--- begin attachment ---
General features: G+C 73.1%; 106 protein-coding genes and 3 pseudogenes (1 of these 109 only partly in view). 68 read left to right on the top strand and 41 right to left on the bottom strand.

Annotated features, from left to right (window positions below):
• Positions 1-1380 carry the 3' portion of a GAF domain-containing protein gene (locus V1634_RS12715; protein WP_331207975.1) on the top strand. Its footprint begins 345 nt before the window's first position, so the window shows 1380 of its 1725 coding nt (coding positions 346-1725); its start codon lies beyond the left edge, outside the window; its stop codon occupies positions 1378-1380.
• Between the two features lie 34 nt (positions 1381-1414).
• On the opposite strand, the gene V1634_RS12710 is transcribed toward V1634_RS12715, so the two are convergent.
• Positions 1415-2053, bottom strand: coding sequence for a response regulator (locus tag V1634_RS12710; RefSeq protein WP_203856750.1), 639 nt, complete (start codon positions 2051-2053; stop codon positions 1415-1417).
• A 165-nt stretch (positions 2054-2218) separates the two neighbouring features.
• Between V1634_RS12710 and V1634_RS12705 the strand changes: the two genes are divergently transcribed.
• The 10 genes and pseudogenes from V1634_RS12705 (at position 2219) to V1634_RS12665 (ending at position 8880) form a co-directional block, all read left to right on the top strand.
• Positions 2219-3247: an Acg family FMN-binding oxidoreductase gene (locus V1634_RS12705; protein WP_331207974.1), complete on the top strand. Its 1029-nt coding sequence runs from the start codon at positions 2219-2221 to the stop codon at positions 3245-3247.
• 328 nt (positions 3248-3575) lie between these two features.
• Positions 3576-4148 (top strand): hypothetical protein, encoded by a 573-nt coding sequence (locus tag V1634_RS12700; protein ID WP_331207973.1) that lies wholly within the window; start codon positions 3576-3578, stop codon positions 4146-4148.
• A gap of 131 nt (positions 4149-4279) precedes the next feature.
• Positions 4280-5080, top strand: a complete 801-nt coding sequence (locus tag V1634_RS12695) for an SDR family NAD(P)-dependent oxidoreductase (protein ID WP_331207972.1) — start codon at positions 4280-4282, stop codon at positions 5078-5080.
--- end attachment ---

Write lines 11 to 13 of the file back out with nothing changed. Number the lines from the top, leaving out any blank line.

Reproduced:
• 328 nt (positions 3248-3575) lie between these two features.
• Positions 3576-4148 (top strand): hypothetical protein, encoded by a 573-nt coding sequence (locus tag V1634_RS12700; protein ID WP_331207973.1) that lies wholly within the window; start codon positions 3576-3578, stop codon positions 4146-4148.
• A gap of 131 nt (positions 4149-4279) precedes the next feature.